Sub Categories: » HOMEPAGE / OPINION/ SEMİH İDİZ
Tuesday, September 13 2011 , Your time is 15:58:00
If the coup attempt on July 15, 2016 had succeeded, Turkey would be infinitely worse off today. Believing that people who were ready to bomb parliament and kill civilians without batting an eyelid would have saved our democracy is the height of naïveté.
No one expects an overnight miracle after the 432-kilometer march from Ankara to Istanbul by main opposition Republican People’s Party (CHP) head Kemal Kılıçdaroğlu, in protest at the woeful state of justice in Turkey.
A recent article in the Brussels-based online newspaper EUobserver reads almost like a joke, except that there is not much to joke about in this instance
Turkish President Recep Tayyip Erdoğan has thrown his full weight behind Qatar and is now declaring the 13-point ultimatum that the Saudi-led coalition laid against that country to be “illegal.”
Turkey faces increasingly difficult times, and matters are set to get worse before they get better. This is not scaremongering but an assessment based on objective events - based on what is taking place in this deeply and dangerously divided country.
Visitors to the Greek Island of Kos will have noted a building from Roman times, facing Hippocrates’ famous plane tree and the Ottoman-era Ghazi Hasan Pasha Mosque. It bears the Latin inscription “Legum Servi Sumus” which means “We are slaves to the law.”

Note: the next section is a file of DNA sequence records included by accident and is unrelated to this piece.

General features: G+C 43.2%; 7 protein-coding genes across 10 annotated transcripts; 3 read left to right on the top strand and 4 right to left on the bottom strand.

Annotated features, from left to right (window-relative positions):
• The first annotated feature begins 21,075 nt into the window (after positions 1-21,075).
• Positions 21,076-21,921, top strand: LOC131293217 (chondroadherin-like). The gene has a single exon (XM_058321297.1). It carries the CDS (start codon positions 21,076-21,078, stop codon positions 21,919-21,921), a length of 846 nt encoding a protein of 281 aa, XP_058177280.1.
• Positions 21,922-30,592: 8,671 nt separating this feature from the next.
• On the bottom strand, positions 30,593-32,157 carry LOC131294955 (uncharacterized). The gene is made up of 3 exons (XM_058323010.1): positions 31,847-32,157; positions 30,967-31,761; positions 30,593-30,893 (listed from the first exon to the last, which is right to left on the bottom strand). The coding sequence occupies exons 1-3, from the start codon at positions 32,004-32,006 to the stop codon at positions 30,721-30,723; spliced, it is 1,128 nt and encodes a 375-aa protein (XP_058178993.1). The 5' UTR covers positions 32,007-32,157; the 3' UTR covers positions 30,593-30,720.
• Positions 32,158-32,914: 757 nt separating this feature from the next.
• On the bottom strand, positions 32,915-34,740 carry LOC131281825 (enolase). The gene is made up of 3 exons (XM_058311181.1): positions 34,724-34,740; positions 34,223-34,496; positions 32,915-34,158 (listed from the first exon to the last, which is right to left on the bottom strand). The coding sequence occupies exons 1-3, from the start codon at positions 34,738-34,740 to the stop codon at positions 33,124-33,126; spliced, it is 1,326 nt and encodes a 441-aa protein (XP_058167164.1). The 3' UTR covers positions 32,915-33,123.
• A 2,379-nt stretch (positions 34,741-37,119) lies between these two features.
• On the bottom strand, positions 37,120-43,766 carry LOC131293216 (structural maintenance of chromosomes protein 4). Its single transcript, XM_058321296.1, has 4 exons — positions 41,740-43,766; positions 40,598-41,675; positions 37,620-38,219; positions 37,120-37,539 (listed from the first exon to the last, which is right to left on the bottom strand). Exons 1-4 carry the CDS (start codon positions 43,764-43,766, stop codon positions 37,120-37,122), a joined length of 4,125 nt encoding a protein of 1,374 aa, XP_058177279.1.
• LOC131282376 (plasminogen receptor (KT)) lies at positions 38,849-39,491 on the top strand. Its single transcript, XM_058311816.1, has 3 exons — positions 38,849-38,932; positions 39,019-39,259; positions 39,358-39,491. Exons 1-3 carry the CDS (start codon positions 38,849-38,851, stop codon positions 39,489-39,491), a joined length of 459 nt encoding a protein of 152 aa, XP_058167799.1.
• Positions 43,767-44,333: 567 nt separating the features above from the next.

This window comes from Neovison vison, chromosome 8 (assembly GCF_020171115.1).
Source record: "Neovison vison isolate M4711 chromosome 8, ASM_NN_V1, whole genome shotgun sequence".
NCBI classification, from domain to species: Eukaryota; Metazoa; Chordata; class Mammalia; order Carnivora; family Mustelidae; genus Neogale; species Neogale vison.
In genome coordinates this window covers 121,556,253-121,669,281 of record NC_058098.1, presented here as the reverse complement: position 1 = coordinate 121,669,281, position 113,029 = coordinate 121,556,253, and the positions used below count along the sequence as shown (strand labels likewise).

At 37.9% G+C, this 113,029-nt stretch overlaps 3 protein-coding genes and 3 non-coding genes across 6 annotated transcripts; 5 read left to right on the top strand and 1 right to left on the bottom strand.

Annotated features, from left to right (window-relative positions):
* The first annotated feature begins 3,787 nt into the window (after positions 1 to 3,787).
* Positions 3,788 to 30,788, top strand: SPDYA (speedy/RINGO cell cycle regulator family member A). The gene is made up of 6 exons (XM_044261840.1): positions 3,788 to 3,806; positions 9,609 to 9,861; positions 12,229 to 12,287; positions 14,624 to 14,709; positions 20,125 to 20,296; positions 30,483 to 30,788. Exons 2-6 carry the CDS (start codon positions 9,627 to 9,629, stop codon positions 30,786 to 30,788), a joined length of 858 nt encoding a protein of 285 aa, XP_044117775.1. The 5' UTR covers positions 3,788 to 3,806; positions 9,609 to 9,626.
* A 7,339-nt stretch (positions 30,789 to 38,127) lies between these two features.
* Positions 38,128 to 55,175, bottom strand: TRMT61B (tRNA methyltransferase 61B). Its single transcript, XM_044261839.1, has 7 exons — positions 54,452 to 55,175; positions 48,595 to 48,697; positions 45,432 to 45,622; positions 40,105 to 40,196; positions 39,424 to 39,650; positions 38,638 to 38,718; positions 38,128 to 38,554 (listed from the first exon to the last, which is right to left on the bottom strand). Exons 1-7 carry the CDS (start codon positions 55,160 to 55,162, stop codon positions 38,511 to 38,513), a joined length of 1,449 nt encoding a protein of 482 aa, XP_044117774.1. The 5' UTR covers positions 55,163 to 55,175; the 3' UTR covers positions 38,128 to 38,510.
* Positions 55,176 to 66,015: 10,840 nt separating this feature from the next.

It is doubtful that President Recep Tayyip Erdoğan’s bodyguards feel even an inkling of remorse over the recent public relations disaster they caused for Turkey.
President Recep Tayyip Erdoğan will be at the White House on May 16 for his long-awaited face-to-face talks with President Donald Trump. All the signs are that this will not be an easy conversation
President Recep Tayyip Erdoğan is pleased with the results of his meeting with Russian President Vladimir Putin in the Russian resort of Sochi last week. After his talks with Erdoğan, Putin announced that relations between the two countries “had been totally repaired.”
Unable to change the course of events in Syria, where he is increasingly up against the U.S. and Russia, President Recep Tayyip Erdoğan has decided on a high-stake disruptive game aimed at trying to secure Turkey’s interests
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